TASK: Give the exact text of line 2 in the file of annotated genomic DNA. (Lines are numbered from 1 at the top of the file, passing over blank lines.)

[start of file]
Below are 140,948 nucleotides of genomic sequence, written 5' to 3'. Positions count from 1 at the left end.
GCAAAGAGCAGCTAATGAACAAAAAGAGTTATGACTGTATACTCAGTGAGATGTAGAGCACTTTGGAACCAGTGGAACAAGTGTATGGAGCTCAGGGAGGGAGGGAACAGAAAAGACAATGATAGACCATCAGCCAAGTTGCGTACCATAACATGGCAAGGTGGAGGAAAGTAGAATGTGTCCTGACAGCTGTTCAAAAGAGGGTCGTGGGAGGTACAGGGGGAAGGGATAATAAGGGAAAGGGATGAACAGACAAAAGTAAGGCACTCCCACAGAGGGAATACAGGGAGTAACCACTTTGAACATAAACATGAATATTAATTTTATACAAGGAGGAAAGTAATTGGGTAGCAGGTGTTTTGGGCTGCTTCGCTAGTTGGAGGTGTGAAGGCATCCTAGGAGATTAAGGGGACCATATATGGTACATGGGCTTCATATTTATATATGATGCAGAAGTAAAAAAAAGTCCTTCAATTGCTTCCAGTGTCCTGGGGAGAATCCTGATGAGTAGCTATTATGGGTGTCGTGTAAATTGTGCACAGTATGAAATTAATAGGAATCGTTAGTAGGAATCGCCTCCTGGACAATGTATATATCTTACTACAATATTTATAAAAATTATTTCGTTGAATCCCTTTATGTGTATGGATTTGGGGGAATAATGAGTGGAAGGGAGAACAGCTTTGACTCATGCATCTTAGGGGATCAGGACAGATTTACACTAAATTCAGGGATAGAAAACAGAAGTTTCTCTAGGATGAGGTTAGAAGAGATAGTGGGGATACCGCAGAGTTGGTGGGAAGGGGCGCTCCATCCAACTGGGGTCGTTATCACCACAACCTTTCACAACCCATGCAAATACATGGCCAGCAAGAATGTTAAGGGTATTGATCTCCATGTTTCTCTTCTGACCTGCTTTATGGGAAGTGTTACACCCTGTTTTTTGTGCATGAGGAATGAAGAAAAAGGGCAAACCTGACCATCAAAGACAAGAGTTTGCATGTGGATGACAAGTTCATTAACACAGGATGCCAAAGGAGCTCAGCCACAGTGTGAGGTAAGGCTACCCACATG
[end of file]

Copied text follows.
GCAAAGAGCAGCTAATGAACAAAAAGAGTTATGACTGTATACTCAGTGAGATGTAGAGCACTTTGGAACCAGTGGAACAAGTGTATGGAGCTCAGGGAGGGAGGGAACAGAAAAGACAATGATAGACCATCAGCCAAGTTGCGTACCATAACATGGCAAGGTGGAGGAAAGTAGAATGTGTCCTGACAGCTGTTCAAAAGAGGGTCGTGGGAGGTACAGGGGGAAGGGATAATAAGGGAAAGGGATGAACAGACAAAAGTAAGGCACTCCCACAGAGGGAATACAGGGAGTAACCACTTTGAACATAAACATGAATATTAATTTTATACAAGGAGGAAAGTAATTGGGTAGCAGGTGTTTTGGGCTGCTTCGCTAGTTGGAGGTGTGAAGGCATCCTAGGAGATTAAGGGGACCATATATGGTACATGGGCTTCATATTTATATATGATGCAGAAGTAAAAAAAAGTCCTTCAATTGCTTCCAGTGTCCTGGGGAGAATCCTGATGAGTAGCTATTATGGGTGTCGTGTAAATTGTGCACAGTATGAAATTAATAGGAATCGTTAGTAGGAATCGCCTCCTGGACAATGTATATATCTTACTACAATATTTATAAAAATTATTTCGTTGAATCCCTTTATGTGTATGGATTTGGGGGAATAATGAGTGGAAGGGAGAACAGCTTTGACTCATGCATCTTAGGGGATCAGGACAGATTTACACTAAATTCAGGGATAGAAAACAGAAGTTTCTCTAGGATGAGGTTAGAAGAGATAGTGGGGATACCGCAGAGTTGGTGGGAAGGGGCGCTCCATCCAACTGGGGTCGTTATCACCACAACCTTTCACAACCCATGCAAATACATGGCCAGCAAGAATGTTAAGGGTATTGATCTCCATGTTTCTCTTCTGACCTGCTTTATGGGAAGTGTTACACCCTGTTTTTTGTGCATGAGGAATGAAGAAAAAGGGCAAACCTGACCATCAAAGACAAGAGTTTGCATGTGGATGACAAGTTCATTAACACAGGATGCCAAAGGAGCTCAGCCACAGTGTGAGGTAAGGCTACCCACATG